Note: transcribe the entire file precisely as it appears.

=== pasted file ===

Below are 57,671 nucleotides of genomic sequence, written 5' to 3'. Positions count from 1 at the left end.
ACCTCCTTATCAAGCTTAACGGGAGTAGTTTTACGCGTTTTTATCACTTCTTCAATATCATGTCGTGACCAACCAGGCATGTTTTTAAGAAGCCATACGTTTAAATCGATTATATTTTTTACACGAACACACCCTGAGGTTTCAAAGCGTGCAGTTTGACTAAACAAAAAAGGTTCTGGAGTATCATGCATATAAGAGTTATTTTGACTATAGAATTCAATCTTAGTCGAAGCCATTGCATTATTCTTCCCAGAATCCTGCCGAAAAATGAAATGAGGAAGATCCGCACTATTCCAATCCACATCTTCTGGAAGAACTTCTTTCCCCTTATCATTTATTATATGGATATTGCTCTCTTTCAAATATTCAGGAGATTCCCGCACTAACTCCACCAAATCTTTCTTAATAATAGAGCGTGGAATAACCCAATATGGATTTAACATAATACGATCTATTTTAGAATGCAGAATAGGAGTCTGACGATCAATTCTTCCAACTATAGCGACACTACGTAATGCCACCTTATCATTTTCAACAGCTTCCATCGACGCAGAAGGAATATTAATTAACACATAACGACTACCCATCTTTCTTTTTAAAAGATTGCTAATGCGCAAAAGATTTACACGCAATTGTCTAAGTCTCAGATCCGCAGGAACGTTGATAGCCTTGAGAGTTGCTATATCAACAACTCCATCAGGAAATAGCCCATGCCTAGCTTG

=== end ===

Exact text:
Below are 57,671 nucleotides of genomic sequence, written 5' to 3'. Positions count from 1 at the left end.
ACCTCCTTATCAAGCTTAACGGGAGTAGTTTTACGCGTTTTTATCACTTCTTCAATATCATGTCGTGACCAACCAGGCATGTTTTTAAGAAGCCATACGTTTAAATCGATTATATTTTTTACACGAACACACCCTGAGGTTTCAAAGCGTGCAGTTTGACTAAACAAAAAAGGTTCTGGAGTATCATGCATATAAGAGTTATTTTGACTATAGAATTCAATCTTAGTCGAAGCCATTGCATTATTCTTCCCAGAATCCTGCCGAAAAATGAAATGAGGAAGATCCGCACTATTCCAATCCACATCTTCTGGAAGAACTTCTTTCCCCTTATCATTTATTATATGGATATTGCTCTCTTTCAAATATTCAGGAGATTCCCGCACTAACTCCACCAAATCTTTCTTAATAATAGAGCGTGGAATAACCCAATATGGATTTAACATAATACGATCTATTTTAGAATGCAGAATAGGAGTCTGACGATCAATTCTTCCAACTATAGCGACACTACGTAATGCCACCTTATCATTTTCAACAGCTTCCATCGACGCAGAAGGAATATTAATTAACACATAACGACTACCCATCTTTCTTTTTAAAAGATTGCTAATGCGCAAAAGATTTACACGCAATTGTCTAAGTCTCAGATCCGCAGGAACGTTGATAGCCTTGAGAGTTGCTATATCAACAACTCCATCAGGAAATAGCCCATGCCTAGCTTG